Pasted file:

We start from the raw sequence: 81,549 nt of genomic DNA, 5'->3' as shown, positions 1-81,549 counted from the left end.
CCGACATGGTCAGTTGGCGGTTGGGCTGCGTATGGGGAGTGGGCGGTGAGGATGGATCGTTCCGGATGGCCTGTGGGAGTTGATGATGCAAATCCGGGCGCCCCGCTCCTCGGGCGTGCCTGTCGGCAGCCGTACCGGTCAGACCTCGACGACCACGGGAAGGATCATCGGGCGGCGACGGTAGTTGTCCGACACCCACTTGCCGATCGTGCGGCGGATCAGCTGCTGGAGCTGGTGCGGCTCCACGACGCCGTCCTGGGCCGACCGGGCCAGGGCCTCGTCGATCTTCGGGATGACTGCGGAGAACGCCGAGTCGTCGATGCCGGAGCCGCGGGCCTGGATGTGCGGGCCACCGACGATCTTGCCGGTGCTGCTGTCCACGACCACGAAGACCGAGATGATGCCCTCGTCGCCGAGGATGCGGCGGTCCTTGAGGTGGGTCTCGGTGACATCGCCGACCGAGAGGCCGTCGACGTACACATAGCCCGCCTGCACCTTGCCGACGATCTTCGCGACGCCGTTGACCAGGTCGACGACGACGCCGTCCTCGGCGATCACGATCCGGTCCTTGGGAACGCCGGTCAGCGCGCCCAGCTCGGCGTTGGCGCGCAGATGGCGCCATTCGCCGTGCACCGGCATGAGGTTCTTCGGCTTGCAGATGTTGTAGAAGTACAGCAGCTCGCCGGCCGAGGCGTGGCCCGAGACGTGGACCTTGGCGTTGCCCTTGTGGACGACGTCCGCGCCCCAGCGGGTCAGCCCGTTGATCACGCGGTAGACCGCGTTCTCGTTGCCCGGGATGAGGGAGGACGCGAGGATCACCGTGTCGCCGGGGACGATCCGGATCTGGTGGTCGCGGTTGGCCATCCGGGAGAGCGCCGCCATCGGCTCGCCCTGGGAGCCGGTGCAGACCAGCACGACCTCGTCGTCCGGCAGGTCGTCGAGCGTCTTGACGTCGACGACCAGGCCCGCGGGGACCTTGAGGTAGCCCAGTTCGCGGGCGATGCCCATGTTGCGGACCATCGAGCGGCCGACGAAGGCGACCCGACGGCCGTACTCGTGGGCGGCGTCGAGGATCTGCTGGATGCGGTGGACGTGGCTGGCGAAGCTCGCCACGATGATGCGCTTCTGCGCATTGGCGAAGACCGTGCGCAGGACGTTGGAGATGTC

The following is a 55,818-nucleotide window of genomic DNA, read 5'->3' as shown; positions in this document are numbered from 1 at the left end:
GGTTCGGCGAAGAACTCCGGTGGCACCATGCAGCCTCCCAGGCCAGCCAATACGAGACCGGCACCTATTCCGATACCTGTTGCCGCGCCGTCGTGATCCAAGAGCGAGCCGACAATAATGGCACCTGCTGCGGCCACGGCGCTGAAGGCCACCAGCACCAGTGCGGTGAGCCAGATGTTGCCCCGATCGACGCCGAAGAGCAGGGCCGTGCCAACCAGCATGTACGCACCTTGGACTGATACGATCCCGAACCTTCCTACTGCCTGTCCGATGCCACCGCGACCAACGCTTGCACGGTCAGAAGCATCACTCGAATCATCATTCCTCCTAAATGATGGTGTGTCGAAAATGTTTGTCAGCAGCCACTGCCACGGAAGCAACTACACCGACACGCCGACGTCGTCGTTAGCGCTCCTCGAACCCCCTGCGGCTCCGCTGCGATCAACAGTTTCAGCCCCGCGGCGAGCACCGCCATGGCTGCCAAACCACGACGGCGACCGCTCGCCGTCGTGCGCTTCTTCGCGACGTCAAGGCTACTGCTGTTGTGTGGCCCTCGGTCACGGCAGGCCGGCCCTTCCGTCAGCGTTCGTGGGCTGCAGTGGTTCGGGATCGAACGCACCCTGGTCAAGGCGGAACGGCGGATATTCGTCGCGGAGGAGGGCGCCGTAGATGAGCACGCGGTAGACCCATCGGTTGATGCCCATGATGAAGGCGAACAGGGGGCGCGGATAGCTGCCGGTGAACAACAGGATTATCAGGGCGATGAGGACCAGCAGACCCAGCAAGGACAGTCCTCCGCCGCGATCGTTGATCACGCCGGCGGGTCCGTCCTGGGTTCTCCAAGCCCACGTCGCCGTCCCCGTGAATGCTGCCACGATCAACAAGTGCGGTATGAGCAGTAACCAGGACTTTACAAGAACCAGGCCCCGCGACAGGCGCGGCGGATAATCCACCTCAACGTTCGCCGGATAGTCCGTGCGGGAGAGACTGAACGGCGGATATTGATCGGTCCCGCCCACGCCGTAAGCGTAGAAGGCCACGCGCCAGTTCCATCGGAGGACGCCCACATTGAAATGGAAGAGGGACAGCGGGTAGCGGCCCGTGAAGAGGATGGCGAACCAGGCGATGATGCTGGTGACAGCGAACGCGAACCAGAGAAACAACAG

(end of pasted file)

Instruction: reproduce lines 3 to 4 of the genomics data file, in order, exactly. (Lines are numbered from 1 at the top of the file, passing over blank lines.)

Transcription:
The following is a 55,818-nucleotide window of genomic DNA, read 5'->3' as shown; positions in this document are numbered from 1 at the left end:
GGTTCGGCGAAGAACTCCGGTGGCACCATGCAGCCTCCCAGGCCAGCCAATACGAGACCGGCACCTATTCCGATACCTGTTGCCGCGCCGTCGTGATCCAAGAGCGAGCCGACAATAATGGCACCTGCTGCGGCCACGGCGCTGAAGGCCACCAGCACCAGTGCGGTGAGCCAGATGTTGCCCCGATCGACGCCGAAGAGCAGGGCCGTGCCAACCAGCATGTACGCACCTTGGACTGATACGATCCCGAACCTTCCTACTGCCTGTCCGATGCCACCGCGACCAACGCTTGCACGGTCAGAAGCATCACTCGAATCATCATTCCTCCTAAATGATGGTGTGTCGAAAATGTTTGTCAGCAGCCACTGCCACGGAAGCAACTACACCGACACGCCGACGTCGTCGTTAGCGCTCCTCGAACCCCCTGCGGCTCCGCTGCGATCAACAGTTTCAGCCCCGCGGCGAGCACCGCCATGGCTGCCAAACCACGACGGCGACCGCTCGCCGTCGTGCGCTTCTTCGCGACGTCAAGGCTACTGCTGTTGTGTGGCCCTCGGTCACGGCAGGCCGGCCCTTCCGTCAGCGTTCGTGGGCTGCAGTGGTTCGGGATCGAACGCACCCTGGTCAAGGCGGAACGGCGGATATTCGTCGCGGAGGAGGGCGCCGTAGATGAGCACGCGGTAGACCCATCGGTTGATGCCCATGATGAAGGCGAACAGGGGGCGCGGATAGCTGCCGGTGAACAACAGGATTATCAGGGCGATGAGGACCAGCAGACCCAGCAAGGACAGTCCTCCGCCGCGATCGTTGATCACGCCGGCGGGTCCGTCCTGGGTTCTCCAAGCCCACGTCGCCGTCCCCGTGAATGCTGCCACGATCAACAAGTGCGGTATGAGCAGTAACCAGGACTTTACAAGAACCAGGCCCCGCGACAGGCGCGGCGGATAATCCACCTCAACGTTCGCCGGATAGTCCGTGCGGGAGAGACTGAACGGCGGATATTGATCGGTCCCGCCCACGCCGTAAGCGTAGAAGGCCACGCGCCAGTTCCATCGGAGGACGCCCACATTGAAATGGAAGAGGGACAGCGGGTAGCGGCCCGTGAAGAGGATGGCGAACCAGGCGATGATGCTGGTGACAGCGAACGCGAACCAGAGAAACAACAG